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Fig6: The effect of the river and riverbank habitats to the movements of the false heath fritillary in a hypothetical landscape. The graph shows probability of simulated male (middle column of panels) and female (right hand column of panels) false heath fritillaries to reach a target patch (light blue edges; pointed with an arrow, located on the Western side of the river) within its lifetime, as a function of its place of birth. The results are shown for a landscape with a 50-meter wide low-quality matrix stripe (the river) and symmetric riverbank habitats (panels D-F), a similar landscape in which the river has been replaced with breeding habitat (panels G-I) and for a landscape where the same amount of habitat (in squares) and low-quality matrix as in the artificial riparian landscape has been distributed evenly across the landscape (panels A-C). Parameter values set to the posterior median values of the generalised movement model. We classified the landscapes (panels A, D, G) into low-quality matrix (dark grey) and breeding habitat (white).

Mentions: Movement simulations carried out using three artificial landscapes (Figure 6) demonstrate how different landscape elements interplay to inhibit or facilitate false heath fritillary movements in a riparian landscape. First, we compare false heath fritillary movement patterns between a riparian landscape consisting of a low-quality matrix river and symmetric riverbank habitats (Figure 6, panels D-F), and a control landscape where an equal amount of habitat and low-quality matrix is distributed evenly across the landscape (panels A-C). For male false heath fritillaries, the probabilities of hitting a target patch both from the North (parallel to the river) and from the East and West (perpendicular to the river) are higher in the riparian landscape than in a control landscape (Figure 7, panels C-D). Long directional movements perpendicular to the river occur due to the absence of habitat patches in the surrounding landscape, causing the males to fly fast across the low-quality matrix (DLQM) while searching for habitat patches. If habitat patches are distributed evenly across the landscape, males are likely to stop at habitat patches and may change direction when leaving a patch. Long directional movements parallel to the river are co-products of relatively high movement rates in, and a high preference of, the breeding habitat (DBH and kBH). For female false heath fritillaries, differences in movement patterns are otherwise similar to those of males, except that probabilities of hitting a target patch from the North (parallel to the river) are not higher in the riparian landscape than in the control landscape due to lower estimated movement rates in the breeding habitat (DBH, Figure 8). Hitting probabilities diagonal to the river are likely to be higher than those parallel to the river for females (Figure 6, panel F).Figure 6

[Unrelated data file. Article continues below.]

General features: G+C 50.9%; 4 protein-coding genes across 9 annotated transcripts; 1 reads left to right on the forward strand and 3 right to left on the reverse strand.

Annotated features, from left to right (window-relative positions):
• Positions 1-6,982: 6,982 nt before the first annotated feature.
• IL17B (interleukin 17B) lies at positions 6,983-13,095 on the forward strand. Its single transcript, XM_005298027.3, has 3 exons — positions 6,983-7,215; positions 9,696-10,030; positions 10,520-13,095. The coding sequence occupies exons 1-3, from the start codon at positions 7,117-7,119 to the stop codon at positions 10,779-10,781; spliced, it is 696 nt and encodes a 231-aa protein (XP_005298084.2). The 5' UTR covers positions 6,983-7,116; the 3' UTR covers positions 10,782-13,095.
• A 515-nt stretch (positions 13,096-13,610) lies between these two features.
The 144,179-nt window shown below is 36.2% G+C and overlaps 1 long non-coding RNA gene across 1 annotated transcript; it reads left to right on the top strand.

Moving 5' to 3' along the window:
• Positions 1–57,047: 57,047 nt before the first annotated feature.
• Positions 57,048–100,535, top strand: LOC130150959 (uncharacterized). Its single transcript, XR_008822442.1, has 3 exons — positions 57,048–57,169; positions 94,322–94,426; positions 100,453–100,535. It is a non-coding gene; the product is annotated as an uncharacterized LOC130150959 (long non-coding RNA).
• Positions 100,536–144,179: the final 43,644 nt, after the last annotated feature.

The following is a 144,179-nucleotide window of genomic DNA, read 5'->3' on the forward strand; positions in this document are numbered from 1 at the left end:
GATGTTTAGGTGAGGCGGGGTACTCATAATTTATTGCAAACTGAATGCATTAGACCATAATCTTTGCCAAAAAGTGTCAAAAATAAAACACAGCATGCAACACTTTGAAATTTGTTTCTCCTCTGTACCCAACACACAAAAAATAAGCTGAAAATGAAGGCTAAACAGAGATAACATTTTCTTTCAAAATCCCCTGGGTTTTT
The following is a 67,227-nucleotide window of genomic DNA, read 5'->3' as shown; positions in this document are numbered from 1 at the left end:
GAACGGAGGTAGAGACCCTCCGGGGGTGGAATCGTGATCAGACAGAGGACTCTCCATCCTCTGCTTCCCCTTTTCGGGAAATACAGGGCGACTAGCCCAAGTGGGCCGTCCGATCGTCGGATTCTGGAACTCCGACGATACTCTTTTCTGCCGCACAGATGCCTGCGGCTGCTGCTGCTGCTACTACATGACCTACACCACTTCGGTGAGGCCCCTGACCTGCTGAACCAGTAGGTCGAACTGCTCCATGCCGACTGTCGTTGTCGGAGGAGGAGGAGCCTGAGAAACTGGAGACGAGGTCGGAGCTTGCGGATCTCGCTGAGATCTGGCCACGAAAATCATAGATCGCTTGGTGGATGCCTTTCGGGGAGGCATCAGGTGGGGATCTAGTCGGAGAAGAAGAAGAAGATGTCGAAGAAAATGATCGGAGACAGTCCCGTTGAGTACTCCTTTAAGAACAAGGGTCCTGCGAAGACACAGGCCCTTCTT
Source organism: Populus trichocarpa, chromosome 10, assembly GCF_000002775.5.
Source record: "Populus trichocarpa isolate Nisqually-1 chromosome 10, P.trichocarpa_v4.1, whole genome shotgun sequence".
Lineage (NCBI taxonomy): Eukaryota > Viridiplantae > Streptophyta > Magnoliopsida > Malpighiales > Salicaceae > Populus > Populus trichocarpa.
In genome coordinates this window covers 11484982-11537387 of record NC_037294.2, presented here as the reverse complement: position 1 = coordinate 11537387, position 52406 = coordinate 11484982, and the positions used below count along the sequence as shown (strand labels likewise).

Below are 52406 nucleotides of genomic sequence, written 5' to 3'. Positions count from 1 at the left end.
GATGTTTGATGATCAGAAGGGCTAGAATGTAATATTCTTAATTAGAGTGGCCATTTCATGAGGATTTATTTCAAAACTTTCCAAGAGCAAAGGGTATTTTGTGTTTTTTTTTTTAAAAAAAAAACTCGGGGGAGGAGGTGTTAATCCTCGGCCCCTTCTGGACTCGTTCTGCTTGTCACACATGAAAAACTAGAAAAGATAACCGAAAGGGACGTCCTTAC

The dual role of rivers in facilitating or hindering movements of the false heath fritillary butterfly.

Fabritius H, Rönkä K, Ovaskainen O - Mov Ecol (2015)

The effect of the river and riverbank habitats to the movements of the false heath fritillary in a hypothetical landscape. The graph shows probability of simulated male (middle column of panels) and female (right hand column of panels) false heath fritillaries to reach a target patch (light blue edges; pointed with an arrow, located on the Western side of the river) within its lifetime, as a function of its place of birth. The results are shown for a landscape with a 50-meter wide low-quality matrix stripe (the river) and symmetric riverbank habitats (panels D-F), a similar landscape in which the river has been replaced with breeding habitat (panels G-I) and for a landscape where the same amount of habitat (in squares) and low-quality matrix as in the artificial riparian landscape has been distributed evenly across the landscape (panels A-C). Parameter values set to the posterior median values of the generalised movement model. We classified the landscapes (panels A, D, G) into low-quality matrix (dark grey) and breeding habitat (white).
© Copyright Policy - open-access
Related In: Results  -  Collection

License 1 - License 2
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getmorefigures.php?uid=PMC4940950&req=5

Fig6: The effect of the river and riverbank habitats to the movements of the false heath fritillary in a hypothetical landscape. The graph shows probability of simulated male (middle column of panels) and female (right hand column of panels) false heath fritillaries to reach a target patch (light blue edges; pointed with an arrow, located on the Western side of the river) within its lifetime, as a function of its place of birth. The results are shown for a landscape with a 50-meter wide low-quality matrix stripe (the river) and symmetric riverbank habitats (panels D-F), a similar landscape in which the river has been replaced with breeding habitat (panels G-I) and for a landscape where the same amount of habitat (in squares) and low-quality matrix as in the artificial riparian landscape has been distributed evenly across the landscape (panels A-C). Parameter values set to the posterior median values of the generalised movement model. We classified the landscapes (panels A, D, G) into low-quality matrix (dark grey) and breeding habitat (white).